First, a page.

Alanna immediately sets to training three Gifted teenagers: impatient Ishak, with an aptitude for fire magic; timid Kara, who has glimmers of telekinesis; and stubborn Kourrem, who affects the weather with her emotions. The increased number of female characters in The Woman Who Rides Like a Man is a welcome change from the previous two books, and Alanna suffers a double dose of culture shock when she is expected to adhere to Bazhir norms as a woman and as an adopted member of their tribe. Her difficulties with weaving, a skill she would have had no reason to learn as a page or squire, are both comical and a reminder that “women’s work” is not necessarily simplistic.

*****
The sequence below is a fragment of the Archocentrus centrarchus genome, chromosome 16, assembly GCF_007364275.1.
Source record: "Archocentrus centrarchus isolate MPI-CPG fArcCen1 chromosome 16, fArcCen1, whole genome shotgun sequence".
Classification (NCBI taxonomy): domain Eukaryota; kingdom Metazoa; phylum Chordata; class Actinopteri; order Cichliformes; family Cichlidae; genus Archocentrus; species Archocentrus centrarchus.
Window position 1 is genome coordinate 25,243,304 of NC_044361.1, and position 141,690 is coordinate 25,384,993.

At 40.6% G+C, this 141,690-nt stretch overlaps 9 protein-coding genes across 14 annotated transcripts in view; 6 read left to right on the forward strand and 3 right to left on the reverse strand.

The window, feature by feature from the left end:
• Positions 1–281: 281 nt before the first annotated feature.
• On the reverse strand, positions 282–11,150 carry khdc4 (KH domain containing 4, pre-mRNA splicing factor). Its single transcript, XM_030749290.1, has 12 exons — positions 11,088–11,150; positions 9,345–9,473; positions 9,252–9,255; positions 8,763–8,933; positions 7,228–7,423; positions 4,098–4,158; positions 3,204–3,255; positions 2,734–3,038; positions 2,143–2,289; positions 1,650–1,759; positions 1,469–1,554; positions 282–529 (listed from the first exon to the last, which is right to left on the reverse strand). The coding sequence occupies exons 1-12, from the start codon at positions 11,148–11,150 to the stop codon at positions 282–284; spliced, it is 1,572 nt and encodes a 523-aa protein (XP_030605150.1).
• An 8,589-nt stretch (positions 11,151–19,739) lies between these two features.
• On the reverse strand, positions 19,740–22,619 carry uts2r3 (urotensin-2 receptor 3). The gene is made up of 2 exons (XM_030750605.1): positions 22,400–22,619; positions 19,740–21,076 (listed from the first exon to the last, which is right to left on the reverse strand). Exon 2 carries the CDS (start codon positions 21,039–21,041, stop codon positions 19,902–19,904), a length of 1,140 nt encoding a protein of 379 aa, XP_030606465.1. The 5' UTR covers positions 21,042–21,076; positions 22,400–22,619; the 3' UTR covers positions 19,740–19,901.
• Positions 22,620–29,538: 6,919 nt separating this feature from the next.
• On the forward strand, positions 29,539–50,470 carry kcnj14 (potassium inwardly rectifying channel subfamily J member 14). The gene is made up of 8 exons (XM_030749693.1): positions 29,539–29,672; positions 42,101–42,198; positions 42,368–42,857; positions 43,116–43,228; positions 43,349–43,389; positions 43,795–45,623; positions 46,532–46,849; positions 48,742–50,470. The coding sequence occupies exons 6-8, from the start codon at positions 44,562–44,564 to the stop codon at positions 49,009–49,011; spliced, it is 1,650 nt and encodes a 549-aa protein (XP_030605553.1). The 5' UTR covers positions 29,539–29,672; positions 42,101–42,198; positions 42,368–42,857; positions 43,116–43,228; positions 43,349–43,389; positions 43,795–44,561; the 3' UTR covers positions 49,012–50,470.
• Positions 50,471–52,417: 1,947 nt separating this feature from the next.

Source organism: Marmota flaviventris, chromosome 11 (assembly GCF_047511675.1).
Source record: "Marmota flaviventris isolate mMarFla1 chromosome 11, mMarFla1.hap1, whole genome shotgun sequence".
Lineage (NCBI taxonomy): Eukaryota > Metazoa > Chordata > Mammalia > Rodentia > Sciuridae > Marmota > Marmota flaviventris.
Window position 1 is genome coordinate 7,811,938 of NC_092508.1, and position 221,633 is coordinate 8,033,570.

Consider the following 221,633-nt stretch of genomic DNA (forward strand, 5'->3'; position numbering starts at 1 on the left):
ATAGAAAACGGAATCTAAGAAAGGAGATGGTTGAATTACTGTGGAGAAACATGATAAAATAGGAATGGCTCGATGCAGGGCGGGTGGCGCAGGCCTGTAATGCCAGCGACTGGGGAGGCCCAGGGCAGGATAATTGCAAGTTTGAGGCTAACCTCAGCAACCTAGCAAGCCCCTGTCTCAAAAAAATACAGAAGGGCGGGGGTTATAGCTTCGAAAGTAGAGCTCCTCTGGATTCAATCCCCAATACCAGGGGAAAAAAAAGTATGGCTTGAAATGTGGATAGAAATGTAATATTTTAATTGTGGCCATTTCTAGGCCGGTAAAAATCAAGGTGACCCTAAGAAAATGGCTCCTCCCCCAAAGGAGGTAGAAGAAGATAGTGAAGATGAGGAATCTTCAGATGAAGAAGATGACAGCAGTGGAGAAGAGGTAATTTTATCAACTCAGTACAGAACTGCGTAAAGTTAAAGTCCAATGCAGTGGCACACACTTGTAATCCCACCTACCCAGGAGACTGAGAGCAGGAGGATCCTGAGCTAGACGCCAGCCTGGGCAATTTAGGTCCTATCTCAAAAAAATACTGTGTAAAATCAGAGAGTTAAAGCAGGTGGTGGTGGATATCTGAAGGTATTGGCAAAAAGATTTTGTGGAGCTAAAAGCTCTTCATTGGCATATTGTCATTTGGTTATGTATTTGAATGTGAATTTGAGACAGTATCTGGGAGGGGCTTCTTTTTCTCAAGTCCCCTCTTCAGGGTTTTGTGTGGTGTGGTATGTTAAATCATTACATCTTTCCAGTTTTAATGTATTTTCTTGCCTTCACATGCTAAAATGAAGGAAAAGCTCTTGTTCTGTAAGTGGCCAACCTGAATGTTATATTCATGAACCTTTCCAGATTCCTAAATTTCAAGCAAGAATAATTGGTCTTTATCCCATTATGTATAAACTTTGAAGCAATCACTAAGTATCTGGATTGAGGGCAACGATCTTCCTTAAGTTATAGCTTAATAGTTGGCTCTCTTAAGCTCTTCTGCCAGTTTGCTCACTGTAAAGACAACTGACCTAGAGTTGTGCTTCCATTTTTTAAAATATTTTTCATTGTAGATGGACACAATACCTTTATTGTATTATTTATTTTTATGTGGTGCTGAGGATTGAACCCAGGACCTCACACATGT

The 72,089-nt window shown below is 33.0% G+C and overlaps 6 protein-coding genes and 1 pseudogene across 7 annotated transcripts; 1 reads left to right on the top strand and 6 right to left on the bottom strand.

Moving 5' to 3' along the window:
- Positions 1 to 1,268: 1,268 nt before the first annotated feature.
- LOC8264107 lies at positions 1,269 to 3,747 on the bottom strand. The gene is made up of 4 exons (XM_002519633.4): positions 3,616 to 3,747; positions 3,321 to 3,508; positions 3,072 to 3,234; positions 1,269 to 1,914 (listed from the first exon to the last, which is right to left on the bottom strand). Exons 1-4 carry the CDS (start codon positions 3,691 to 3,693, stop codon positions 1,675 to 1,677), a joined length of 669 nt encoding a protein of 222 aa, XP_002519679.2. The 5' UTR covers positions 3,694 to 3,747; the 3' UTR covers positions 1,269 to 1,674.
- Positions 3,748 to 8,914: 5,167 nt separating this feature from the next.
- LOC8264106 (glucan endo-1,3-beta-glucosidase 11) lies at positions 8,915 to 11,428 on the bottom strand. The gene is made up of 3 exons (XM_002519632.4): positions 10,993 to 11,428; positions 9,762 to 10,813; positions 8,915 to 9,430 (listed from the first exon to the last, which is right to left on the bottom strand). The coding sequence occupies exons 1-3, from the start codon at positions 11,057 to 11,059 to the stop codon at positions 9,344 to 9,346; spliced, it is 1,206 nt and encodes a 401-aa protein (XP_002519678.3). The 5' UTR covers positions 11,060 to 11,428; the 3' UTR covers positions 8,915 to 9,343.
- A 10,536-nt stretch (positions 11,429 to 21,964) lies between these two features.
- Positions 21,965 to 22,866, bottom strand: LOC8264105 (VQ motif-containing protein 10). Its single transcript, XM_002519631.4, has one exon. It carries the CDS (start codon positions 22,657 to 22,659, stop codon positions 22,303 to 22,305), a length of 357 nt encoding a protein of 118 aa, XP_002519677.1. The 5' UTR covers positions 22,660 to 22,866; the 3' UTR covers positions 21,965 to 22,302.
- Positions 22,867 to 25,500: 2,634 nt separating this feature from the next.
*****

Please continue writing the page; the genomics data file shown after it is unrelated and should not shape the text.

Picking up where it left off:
There are occasions when Alanna’s opinion that the Bloody Hawk must change their ways make sense, such as when she informs headman Halef Seif that her female apprentices must join her at council meetings if they are to be accepted in their shamanistic duties by the tribe. One can’t fault the logic behind this shift in gender politics. When Alanna says that her apprentices should stop wearing veils in a misguided attempt to prove their equality to the men of their tribe, however, I was deeply upset. The sheer arrogance of coming into another culture and telling its people how to live, down to the minutiae of how some members should dress, was breathtaking. I was grateful that Kourrem and Kara refused to listen to Alanna, and even more grateful when I read Pierce’s Afterword, in which she confronts this very scene and admits that her younger self’s views while writing it were not as enlightened as those of her present self. I’d imagine that admitting an authorial mistake must be difficult, especially since Pierce leaves the original text unaltered, and I gained a whole new respect for her as a result.